Lucas Bridges, the son of Anglican missionaries via the Falkland Islands, was one of the earliest European settlers in Argentine Tierra del Fuego and he titled his memoirs The Uttermost Part of the Earth. In fact, as I began writing this Tuesday morning, the Chilean cruise ship Stella Australis was anchored off the north side of Cape Horn - arguably, the uttermost of the uttermost.
Tierra del Fuego is not a single island but rather an archipelago divided, unequally, between Argentina and Chile. Most of Argentine Tierra del Fuego consists of its sector of the Isla Grande, the big island. In fact, it’s South America’s biggest single island, and the port of Ushuaia (population about 65,000) dwarfs any settlement on the Chilean side (where Porvenir has only about 8,000 inhabitants).
Isla Hornos, though, is the stuff of legend, a verdant but rugged rock where the Chilean navy keeps a lighthouse and countless shipwrecked sailors died trying to “round the Horn.” In fact, this was the third time I’ve been to Cape Horn; the first time, with the Stella’s sister ship Via Australis in 2006, the seas were so calm that the captain circled Isla Hornos - giving us all the opportunity to say we had rounded the Horn. The second time, in 2009, the seas were choppier but we still managed to go ashore, landing in the rocky cove and climbing some 160 steps to the windswept plateau. There, a boardwalk leads to a flat metal sculpture that silhouettes an albatross memorializing victims of the numerous shipwrecks here.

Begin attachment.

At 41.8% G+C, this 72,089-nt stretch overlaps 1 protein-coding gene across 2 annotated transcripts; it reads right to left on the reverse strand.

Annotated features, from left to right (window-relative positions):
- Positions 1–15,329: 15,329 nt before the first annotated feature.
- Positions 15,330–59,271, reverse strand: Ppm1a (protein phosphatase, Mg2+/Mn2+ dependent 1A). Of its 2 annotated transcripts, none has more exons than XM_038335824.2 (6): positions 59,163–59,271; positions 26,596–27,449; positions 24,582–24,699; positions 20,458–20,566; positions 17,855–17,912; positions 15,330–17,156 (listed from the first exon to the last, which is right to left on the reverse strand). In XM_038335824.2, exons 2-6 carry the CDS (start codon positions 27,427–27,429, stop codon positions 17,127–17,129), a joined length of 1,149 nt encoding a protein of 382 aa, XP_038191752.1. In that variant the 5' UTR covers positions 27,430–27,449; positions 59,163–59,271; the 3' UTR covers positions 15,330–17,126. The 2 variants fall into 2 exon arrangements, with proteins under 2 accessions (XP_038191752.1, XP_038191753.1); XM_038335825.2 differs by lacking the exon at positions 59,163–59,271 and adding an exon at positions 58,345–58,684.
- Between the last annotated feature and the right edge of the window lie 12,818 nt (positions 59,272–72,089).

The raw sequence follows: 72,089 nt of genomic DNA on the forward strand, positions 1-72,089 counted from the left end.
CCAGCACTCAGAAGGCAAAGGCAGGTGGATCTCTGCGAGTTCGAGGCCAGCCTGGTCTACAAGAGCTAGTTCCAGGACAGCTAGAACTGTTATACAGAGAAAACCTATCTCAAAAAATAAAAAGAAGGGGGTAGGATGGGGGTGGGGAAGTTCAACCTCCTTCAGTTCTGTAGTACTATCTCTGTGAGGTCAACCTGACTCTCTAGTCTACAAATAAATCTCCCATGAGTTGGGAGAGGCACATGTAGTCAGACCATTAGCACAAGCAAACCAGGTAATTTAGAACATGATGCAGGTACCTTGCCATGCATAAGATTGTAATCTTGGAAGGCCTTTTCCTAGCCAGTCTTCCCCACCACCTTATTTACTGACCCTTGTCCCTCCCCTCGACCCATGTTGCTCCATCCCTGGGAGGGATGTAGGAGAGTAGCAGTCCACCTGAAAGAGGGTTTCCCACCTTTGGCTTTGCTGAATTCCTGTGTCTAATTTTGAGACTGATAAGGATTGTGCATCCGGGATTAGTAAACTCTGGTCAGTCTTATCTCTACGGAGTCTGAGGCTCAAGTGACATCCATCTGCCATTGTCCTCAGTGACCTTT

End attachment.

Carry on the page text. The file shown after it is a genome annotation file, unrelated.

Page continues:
Most of the Stella’s 200-plus passengers eagerly awaited the opportunity to land here - one retired English couple chose the cruise, despite the dent it put in the budget of their round-the-world adventure, specifically because it meant the chance to go ashore at Cape Horn. The most concerned, perhaps, were the four-person crew from the PBS series TravelScope (pictured below), filming a program in which the landing at Hornos and exploration of the island would be a highlight.
Producer Julie Rosendo told me they had two scripts - Plan A with a landing on Hornos and Plan B without. As we approached the island, the seas were choppy, visibility was limited, and a steady rain fell. Fortunately, the seas were calmer in the lee of the island, the rain relented, and the skies lifted to provide reasonably good visibility - not nearly so good as my previous visits, however.
In fact, I was one of a handful who chose not to go ashore, partly because I had writing to catch up on but also because I thought, under the conditions, I could not get photos any better than those taken on previous trips. In addition, I will make my fourth visit to Cape Horn very soon - tomorrow morning, in fact, as the Stella begins her return itinerary to Punta Arenas this evening. I will hope for better weather yet.
Unlike me (at least in this instance), most Australis passengers do only one leg of the trip, but the return to Punta Arenas is not exactly a reverse itinerary. It makes some stops - the Isla Magdalena penguin colony in the Strait of Magellan, for instance - that the Ushuaia-bound leg does not.
We were not the only vessel at Hornos. A Chilean patrol boat was there, delivering supplies to the lighthouse, and Celebrity Cruises’ massive Infinity (capacity upwards of 2,000) was also at anchor. Passengers on the latter, though, could only watch with envy from their cabins and decks - Cruceros Australis is the only operator allowed to land here. As the Infinity lumbered off toward Antarctica for another distant drive-by, the Stella’s captain chose to circle the Horn, to the delight of all aboard.